Here are some of the near misses I recall as it relates to Palm Beach County (PBC): Of course, there’s Hurricane Andrew back in 1992. That Category 5 storm had its sights set on PBC but plowed through the southern part of Dade County instead with disastrous results. Following that storm was the re-writing of building codes and wind-impact standards now required for new construction and window/door replacement.

Between 1992 and 2004 we had near misses and threats but really no major impacts from hurricanes in Southeast Florida. That’s not to say other areas didn’t experience landfalls during that time, but PBC was spared.

In Lake Worth we have our own electric utility which makes our experience different than surrounding municipalities and unincorporated (or suburban) PBC that use FPL. Whether through indifference, conflicting priorities, or lack of funds the Lake Worth Electric Utility degraded over time. Once it was something Lake Worth residents could rely on and it was a selling point to live here. The City gained the reputation for reliable, reasonable electric delivery service. It was a source of civic pride. “Was” is the key word.

All those false notions and fanciful memories about our Electric Utility were laid bare after hurricanes Frances and Jeanne in 2004 (exactly two weeks apart), and then Wilma in 2005. Things were already falling apart at the utility before these storms. We had what were referred to as “palm frond” or “small dead animal” excuses the City would use for virtually inexplicable outages, some occurring during clear weather, in the middle of the day. A change of administrations and a focus on hardening of our electric distribution system over the past five years is really what made Hurricane Matthew seem only like a nuisance to so many.

My house lost power in all three storms of 2004 and 2005, early in each storm. The shortest length of time until the power came back on was 10 days. That was after Francis. Those that were here remember Francis being a lengthy, slow-moving storm that seemed like it would never go away. When it did we endured hot and humid summer nights with the windows open and hearing newly purchased generators running all night long. Sleep was nearly impossible.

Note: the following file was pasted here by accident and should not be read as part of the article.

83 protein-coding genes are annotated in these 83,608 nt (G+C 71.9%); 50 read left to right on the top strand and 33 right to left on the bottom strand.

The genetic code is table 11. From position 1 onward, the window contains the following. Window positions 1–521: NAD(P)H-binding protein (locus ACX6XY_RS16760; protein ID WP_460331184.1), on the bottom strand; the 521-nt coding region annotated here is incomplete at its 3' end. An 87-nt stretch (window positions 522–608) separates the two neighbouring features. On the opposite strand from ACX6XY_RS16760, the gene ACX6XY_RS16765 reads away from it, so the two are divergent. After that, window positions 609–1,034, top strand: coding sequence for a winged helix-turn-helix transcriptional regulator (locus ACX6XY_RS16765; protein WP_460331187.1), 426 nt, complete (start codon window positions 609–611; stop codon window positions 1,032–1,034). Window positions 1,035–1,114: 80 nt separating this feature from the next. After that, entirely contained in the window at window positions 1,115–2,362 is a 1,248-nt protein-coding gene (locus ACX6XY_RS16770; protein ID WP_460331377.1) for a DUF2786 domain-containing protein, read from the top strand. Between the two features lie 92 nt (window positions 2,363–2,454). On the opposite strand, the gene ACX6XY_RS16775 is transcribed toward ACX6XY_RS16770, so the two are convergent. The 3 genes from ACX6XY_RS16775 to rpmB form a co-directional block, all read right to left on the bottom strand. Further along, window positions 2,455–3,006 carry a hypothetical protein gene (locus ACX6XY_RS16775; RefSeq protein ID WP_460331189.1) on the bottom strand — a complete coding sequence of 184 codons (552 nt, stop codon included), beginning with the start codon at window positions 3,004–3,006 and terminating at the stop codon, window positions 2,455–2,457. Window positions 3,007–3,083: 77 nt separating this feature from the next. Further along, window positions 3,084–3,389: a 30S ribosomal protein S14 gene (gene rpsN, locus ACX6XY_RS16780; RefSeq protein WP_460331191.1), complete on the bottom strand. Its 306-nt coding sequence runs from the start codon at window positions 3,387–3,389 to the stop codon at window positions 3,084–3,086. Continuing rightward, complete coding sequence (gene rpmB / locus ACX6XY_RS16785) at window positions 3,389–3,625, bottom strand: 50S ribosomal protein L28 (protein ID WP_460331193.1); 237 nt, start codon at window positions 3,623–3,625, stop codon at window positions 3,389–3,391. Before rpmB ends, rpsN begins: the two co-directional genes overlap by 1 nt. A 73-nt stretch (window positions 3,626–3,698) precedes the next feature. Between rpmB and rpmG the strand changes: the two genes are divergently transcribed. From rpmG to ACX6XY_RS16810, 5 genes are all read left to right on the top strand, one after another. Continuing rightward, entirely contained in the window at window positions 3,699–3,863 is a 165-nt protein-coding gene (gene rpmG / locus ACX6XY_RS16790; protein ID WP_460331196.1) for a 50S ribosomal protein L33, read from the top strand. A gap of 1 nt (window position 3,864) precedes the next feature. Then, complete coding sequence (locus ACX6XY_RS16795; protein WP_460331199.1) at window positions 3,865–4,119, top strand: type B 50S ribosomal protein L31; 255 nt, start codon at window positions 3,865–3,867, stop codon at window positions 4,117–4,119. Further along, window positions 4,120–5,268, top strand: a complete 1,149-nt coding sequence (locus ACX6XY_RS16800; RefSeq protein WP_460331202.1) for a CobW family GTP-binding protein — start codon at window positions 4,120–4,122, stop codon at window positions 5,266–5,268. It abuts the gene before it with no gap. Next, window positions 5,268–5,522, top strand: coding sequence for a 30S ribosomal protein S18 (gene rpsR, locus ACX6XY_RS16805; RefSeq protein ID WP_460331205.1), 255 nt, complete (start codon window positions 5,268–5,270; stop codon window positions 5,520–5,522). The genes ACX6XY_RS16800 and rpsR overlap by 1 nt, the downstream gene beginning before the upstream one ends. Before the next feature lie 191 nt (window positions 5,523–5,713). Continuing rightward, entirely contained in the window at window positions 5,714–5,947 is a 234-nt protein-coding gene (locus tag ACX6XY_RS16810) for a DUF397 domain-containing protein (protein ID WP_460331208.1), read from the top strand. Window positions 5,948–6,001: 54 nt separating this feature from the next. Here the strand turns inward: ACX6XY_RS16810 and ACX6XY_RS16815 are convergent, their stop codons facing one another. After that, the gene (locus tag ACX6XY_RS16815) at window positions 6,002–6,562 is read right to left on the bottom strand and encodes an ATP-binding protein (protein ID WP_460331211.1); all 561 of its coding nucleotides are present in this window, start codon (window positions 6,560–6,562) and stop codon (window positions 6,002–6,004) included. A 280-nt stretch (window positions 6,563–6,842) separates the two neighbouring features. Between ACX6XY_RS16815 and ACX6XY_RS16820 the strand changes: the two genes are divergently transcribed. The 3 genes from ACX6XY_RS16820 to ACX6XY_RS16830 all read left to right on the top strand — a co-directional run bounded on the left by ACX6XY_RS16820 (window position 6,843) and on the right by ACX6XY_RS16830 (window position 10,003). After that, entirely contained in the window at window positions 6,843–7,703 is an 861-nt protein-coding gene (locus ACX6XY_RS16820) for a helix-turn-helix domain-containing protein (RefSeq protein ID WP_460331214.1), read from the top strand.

The cycle was repeated only two weeks later with Hurricane Jeanne, which followed almost the same landfall spot as Francis, but was stronger and faster moving. Neighbors and myself then endured another two weeks without power, while other communities and areas around us were being turned back on by FPL. The contrast was vividly apparent.

The next year Wilma made a late October appearance and surprised everyone (especially the forecasters) with its strength as it made its way west to east across the state. Its fast speed contributed to an increase in wind speed. It was Wilma when we experienced the passage of the “eye” only to learn that what came after the eye was worse than the conditions which preceded it. The aftermath of that storm on my property was much more severe than the other storms. My electric meter and connection to the house from the pole was ripped away requiring a trip to an Orlando Home Depot for parts (that was the nearest store that had storm recovery materials and equipment).

The College Park neighborhood lights came on about 2 weeks after Wilma. My property remained dark for about five more days until the work could be completed and inspected by the City.